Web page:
The family name, given here in the plural, Βοϊλάδων (Βοϊλάς in the singular), is the main reason for suggesting that perhaps St. Ioannicius might have been a descendent of the Bithynian ‛Slavs’. The name is a Bulgarian word used to denote a noble or high dignitary. It appears with this meaning in the Orhon inscriptions of Mongolia and also in the early Bulgarian inscriptions in the Balkans in the ninth century (1).

(1) Vita Ioannicii, Acta Sanctorum Novembris II (Bruxellis, 1894), pp. 337-38. Summaries of the life are also to be found in P. Van den Gheyn, Un moine grec au neuvième siècle, S. Joannice Le Grand, in Études religieuses, philosophiques, historiques et littéraires, L (1890), 407-34. C. Loparev, Vizantijskija žitija svjatyh VII-IX vĕkov, in Vizant. Vrem. 9 XVIII (1911), 72-92.

The word is used by Theophanes and Constantine Porphyrogenitus when they speak of certain Bulgarian nobles. Thus Theophanes speaks of the βοϊλάδων (nobles) who accompanied their king to an audience with Constantine V in 748 (2). The family name Boilas, which became prominent in Byzantium, is most probably related to this Bulgarian word signifying a high dignitary or noble, and which seems even to have been used as a proper name. Ioannicius is the earliest person to appear bearing this name in the Byzantine sources (3).

The saint came from the village of Marykatos in Bithynia (Βιθννῶν ἐπαρχίας) located on the north shore of Lake Apollonias near the town of Miletopolis (4). In 773, at the age of nineteen, he was enrolled in the eighteenth bandon of the imperial excubitores and remained in the army until some time around 795, when he sought refuge in the monastic life of Mt. Olympus (1).

(1) This fact is noted by the editor of the Vita Io., p. 339 ; « Genus Boiladum apud Bulgaros désignât duces et optimates ». And he further comments ; « At quomodo S. Ioannicio, humili loco nato, haec appellatio conveniat non liquet. Forsan familiam quandam designare voluerit Sabas ». On this word see

· G. Moravcsik, Byzantinoturcica, II2 (1958), 93-4 ;
· W. Radloff, Die alttürkischen Inschriften der Mongolei (St. Petersburg, 1894), p. 140 ;
· F. Miklosich, Lexicon Palaeoslovenico-Graeco-Latinum (Vienna, 1862), 50 ;
· W. Thomsen, Alttürkische Inschriften aus der Mongolei in Zeitschrift der deutschen Morgenländischen Gesellschaft, LXXVIII (1924), 171.

See also the long book review of Papademetriou, in Vizant. Vrem., V (1898), 717, who noted its non-Greek origin. [Voir aussi Beševliev-Grégoire, Les inscriptions protobulgares, dans Byzantion, XXVIII (1958), pp. 307 sq. N.d.l.R.].

(2) Theophanes, Chronographia, ed. C. de Boor, I (Leipzig, 1883), 436, 447. Constantine Porphyrogenitus, De Ceremoniis Aulae Byzantinae, ed. J. Reiske and I. Bekker (Bonn, 1829), 681, mentions the six great βολιάδες at the Bulgarian court, and the ἔσω and ἔξω βολιάδες below them. In De Administrando Imperio, ed. G. Moravcsik (Budapest, 1949), p. 154, he mentions the twelve great βοϊλάδων. There are various spellings of the name ; Βόϊλας, Βοΐλας, Βόηλας ; Moravcsik, Byzantinoturcica, II2, 94.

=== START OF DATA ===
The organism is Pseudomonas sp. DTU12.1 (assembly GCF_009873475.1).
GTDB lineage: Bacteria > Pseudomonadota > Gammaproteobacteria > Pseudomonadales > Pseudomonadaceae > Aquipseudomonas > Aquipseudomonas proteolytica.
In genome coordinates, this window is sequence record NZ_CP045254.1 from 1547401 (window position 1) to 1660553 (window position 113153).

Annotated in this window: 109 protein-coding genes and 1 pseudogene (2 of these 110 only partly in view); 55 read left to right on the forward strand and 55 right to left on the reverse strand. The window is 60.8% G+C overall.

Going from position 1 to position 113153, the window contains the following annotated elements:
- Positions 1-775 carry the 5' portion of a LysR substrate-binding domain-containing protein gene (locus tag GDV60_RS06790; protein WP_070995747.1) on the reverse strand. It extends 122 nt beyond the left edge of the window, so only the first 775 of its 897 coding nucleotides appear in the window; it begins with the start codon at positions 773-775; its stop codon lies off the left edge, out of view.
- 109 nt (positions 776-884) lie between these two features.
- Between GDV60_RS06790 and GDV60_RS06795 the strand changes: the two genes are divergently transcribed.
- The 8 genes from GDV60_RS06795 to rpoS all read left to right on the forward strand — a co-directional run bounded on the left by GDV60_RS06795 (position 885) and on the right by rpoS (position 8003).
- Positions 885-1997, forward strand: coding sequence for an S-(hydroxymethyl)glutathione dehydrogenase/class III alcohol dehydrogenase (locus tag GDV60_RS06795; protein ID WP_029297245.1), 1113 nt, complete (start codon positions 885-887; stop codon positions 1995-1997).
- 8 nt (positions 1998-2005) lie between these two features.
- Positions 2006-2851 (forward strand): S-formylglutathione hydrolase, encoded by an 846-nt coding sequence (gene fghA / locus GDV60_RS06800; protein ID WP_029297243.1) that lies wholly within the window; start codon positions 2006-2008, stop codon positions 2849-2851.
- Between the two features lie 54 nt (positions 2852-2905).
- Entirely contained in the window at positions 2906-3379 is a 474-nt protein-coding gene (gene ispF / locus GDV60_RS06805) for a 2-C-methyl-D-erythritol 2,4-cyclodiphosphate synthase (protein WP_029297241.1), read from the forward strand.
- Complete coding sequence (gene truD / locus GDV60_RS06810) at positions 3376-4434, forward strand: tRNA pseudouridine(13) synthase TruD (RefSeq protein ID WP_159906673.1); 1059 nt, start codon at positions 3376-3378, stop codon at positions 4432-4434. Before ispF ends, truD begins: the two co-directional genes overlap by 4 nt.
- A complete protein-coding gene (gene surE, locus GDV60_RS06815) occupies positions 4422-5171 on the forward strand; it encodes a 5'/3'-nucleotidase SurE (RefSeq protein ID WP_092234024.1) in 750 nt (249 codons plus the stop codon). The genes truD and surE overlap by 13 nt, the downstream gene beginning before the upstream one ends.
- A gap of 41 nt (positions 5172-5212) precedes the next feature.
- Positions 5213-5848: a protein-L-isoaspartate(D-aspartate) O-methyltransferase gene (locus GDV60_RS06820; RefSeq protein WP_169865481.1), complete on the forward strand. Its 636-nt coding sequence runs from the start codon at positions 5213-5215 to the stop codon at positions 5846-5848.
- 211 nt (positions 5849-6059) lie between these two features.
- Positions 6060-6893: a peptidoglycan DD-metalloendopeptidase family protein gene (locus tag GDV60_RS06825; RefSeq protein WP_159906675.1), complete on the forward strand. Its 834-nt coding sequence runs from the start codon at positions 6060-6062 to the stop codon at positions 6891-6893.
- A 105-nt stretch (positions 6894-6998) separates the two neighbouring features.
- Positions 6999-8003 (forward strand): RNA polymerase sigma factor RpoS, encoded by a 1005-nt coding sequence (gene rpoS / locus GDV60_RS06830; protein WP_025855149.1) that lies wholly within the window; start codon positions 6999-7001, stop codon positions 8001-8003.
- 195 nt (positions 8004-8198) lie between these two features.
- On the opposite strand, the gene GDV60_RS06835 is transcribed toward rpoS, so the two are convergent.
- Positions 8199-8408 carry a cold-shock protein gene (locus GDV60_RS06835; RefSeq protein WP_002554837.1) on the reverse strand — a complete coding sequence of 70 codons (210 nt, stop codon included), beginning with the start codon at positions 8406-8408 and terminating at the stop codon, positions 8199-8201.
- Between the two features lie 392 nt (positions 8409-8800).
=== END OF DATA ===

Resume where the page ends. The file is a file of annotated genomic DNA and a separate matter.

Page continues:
(3) For later members of the Boilas family, or at least bearers of this name, see S. Vryonis, The Will of a Provincial Magnate, Eustathius Boilas (1059), in Dumbarton Oaks Papers, XI (1957), 273.

(4) Vita Io., p. 335. See the map in W. Ramsay, The Historical Geography of Asia Minor (London, 1890), opposite p. 178.

As is well known, Justinian II, after his campaign of 688/9 in the Balkans, transplanted Bulgars from the Balkans into Asia Minor. They were transported via the town of Abydos and then settled in the Opsikion theme as soldiers (2).

The information furnished by the Vita, in combination with what little we know about the settlement of ‛Slavs’ in Bithynia, would suggest that St. Ioannicius was a descendent of the Bulgars settled as soldiers in the Opsikion theme by the Byzantines during the seventh century, possibly by Justinian shortly after 688/9. His family name, Boilas, is Bulgarian. His village, Marykatos, located in Bithynia near Lake Apollonias, was in the general area of Slav settlement. As a matter of fact it was directly in the line of march for the Bulgars brought over by Justinian II through Abydos. And his profession, that of soldier for twenty-four years, is consonant with the fact that the emperor intended to use these Bulgars in the armies.

If we can accept the above conclusion, that St. Ioannicius was a descendent of the Bulgars brought into Asia Minor in the seventh century, then we have an interesting example of a ‛Slav’ who had been Byzantinized. His parents were already Christians, as their names, Anastaso and Myritzikos (diminutive of myrh), testify, and Ioannicius became the very picture of the pious Byzantine monk (3).